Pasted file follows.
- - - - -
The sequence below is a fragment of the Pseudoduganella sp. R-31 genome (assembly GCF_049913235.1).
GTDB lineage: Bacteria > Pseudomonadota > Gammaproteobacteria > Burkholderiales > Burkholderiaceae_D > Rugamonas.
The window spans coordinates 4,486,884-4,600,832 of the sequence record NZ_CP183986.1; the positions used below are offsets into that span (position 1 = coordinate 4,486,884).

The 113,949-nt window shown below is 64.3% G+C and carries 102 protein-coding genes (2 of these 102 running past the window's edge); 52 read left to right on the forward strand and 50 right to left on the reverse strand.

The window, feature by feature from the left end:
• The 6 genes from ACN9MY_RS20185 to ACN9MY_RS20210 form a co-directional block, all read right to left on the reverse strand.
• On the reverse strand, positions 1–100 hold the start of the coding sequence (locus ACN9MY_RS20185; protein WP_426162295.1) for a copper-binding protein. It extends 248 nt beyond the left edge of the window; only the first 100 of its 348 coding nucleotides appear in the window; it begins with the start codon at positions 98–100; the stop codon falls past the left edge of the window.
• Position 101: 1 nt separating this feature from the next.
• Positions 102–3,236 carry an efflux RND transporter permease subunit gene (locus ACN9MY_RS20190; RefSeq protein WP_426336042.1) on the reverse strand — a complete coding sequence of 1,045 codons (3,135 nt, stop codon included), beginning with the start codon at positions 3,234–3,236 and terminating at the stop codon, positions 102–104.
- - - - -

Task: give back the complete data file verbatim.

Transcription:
The sequence below is a fragment of the Pseudoduganella sp. R-31 genome (assembly GCF_049913235.1).
GTDB lineage: Bacteria > Pseudomonadota > Gammaproteobacteria > Burkholderiales > Burkholderiaceae_D > Rugamonas.
The window spans coordinates 4,486,884-4,600,832 of the sequence record NZ_CP183986.1; the positions used below are offsets into that span (position 1 = coordinate 4,486,884).

The 113,949-nt window shown below is 64.3% G+C and carries 102 protein-coding genes (2 of these 102 running past the window's edge); 52 read left to right on the forward strand and 50 right to left on the reverse strand.

The window, feature by feature from the left end:
• The 6 genes from ACN9MY_RS20185 to ACN9MY_RS20210 form a co-directional block, all read right to left on the reverse strand.
• On the reverse strand, positions 1–100 hold the start of the coding sequence (locus ACN9MY_RS20185; protein WP_426162295.1) for a copper-binding protein. It extends 248 nt beyond the left edge of the window; only the first 100 of its 348 coding nucleotides appear in the window; it begins with the start codon at positions 98–100; the stop codon falls past the left edge of the window.
• Position 101: 1 nt separating this feature from the next.
• Positions 102–3,236 carry an efflux RND transporter permease subunit gene (locus ACN9MY_RS20190; RefSeq protein WP_426336042.1) on the reverse strand — a complete coding sequence of 1,045 codons (3,135 nt, stop codon included), beginning with the start codon at positions 3,234–3,236 and terminating at the stop codon, positions 102–104.